Jump to ContentJump to Main Navigation
Death and TensesPosthumous Presence in Early Modern France$
Users without a subscription are not able to see the full content.

Neil Kenny

Print publication date: 2015

Print ISBN-13: 9780198754039

Published to Oxford Scholarship Online: December 2015

DOI: 10.1093/acprof:oso/9780198754039.001.0001

Show Summary Details
Page of

PRINTED FROM OXFORD SCHOLARSHIP ONLINE (www.oxfordscholarship.com). (c) Copyright Oxford University Press, 2018. All Rights Reserved. Under the terms of the licence agreement, an individual user may print out a PDF of a single chapter of a monograph in OSO for personal use (for details see www.oxfordscholarship.com/page/privacy-policy).date: 11 December 2018



(p.116) 9 Epitaphs
Death and Tenses

Neil Kenny

Oxford University Press

This section examines the use of tenses to refer to the dead in the abundantly practised genre of the epitaph, mainly in verse. Although most of the epitaphs considered were written to be read on the page rather than on a tombstone, it is argued that they still formed part of the ritualized cycle of event and replay. In other words, the notion of ritual is extended to reading. Tenses in epitaphs communicated a subtly gradated spectrum of degrees of posthumous presence, ranging from boldly asserted presence or absence—at the two extremes—to many in-between states. The ‘feel’ of presence or absence communicated by them provided important nuances, supplements, or correctives to the semantic surfaces of epitaphs. Tense-use in epitaphs often problematized posthumous presence, whether by denying or attenuating it or else by foregrounding the cognitive effort needed to perceive it.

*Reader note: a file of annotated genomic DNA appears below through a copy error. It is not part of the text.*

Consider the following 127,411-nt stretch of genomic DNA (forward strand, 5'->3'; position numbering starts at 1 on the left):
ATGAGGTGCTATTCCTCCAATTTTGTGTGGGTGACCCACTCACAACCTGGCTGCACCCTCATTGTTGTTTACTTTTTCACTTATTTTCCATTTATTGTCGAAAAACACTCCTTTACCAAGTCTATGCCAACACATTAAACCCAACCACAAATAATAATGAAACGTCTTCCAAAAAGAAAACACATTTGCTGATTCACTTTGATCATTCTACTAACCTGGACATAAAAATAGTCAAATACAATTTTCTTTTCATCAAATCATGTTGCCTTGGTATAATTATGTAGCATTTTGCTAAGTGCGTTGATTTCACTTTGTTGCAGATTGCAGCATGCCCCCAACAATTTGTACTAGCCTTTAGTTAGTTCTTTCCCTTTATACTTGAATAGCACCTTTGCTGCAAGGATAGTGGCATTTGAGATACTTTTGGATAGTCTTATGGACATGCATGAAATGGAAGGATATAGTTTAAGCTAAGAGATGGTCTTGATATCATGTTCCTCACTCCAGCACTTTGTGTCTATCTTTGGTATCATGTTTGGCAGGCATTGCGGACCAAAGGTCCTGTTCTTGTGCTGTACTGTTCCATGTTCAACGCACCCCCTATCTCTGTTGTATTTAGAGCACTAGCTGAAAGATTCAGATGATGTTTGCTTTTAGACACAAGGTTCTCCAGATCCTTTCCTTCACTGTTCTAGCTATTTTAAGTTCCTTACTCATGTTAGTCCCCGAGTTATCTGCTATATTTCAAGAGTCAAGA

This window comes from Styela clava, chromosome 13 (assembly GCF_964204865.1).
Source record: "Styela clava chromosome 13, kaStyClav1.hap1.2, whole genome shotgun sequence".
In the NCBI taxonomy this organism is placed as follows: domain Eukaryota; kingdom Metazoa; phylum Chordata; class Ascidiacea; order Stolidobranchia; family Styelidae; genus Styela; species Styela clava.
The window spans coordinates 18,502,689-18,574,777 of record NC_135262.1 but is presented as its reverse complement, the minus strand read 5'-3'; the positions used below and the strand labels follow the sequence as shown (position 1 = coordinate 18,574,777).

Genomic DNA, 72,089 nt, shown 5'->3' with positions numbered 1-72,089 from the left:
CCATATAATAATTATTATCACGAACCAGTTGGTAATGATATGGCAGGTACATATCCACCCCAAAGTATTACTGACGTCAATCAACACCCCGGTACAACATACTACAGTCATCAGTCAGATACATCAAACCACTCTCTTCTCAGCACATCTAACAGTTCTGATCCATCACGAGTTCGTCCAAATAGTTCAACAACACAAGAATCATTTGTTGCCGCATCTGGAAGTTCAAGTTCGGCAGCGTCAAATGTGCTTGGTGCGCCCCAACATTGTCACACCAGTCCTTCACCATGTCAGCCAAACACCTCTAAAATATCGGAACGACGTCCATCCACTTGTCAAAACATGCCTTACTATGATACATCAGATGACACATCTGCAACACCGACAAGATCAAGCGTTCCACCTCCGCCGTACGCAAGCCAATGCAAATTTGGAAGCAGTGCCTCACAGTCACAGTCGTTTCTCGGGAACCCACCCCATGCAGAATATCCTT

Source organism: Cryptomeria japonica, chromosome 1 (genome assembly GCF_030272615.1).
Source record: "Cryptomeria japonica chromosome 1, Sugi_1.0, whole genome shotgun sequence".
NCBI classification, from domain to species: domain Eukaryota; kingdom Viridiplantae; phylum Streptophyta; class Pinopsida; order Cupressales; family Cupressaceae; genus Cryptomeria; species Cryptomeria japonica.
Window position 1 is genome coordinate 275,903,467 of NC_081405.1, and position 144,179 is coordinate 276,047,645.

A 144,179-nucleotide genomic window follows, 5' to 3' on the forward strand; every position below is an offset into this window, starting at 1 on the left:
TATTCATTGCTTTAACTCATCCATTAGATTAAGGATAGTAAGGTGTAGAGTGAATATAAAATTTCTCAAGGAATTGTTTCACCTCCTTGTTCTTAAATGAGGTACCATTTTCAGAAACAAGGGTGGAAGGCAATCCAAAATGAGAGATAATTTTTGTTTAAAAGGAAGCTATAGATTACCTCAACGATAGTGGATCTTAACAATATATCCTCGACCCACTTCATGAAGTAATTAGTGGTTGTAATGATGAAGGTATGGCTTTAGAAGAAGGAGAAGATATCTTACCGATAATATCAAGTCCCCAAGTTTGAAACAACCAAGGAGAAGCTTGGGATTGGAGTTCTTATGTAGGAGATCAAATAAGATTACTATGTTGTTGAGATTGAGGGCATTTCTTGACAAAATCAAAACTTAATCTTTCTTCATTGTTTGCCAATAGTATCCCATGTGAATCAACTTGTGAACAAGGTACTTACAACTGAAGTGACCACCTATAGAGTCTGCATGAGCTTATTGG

Keywords:   Pierre Davity, deixis, epitaphs, Clément Marot, posthumous presence, Étienne Tabourot des Accords, tense

Oxford Scholarship Online requires a subscription or purchase to access the full text of books within the service. Public users can however freely search the site and view the abstracts and keywords for each book and chapter.

Please, subscribe or login to access full text content.

If you think you should have access to this title, please contact your librarian.

To troubleshoot, please check our FAQs , and if you can't find the answer there, please contact us .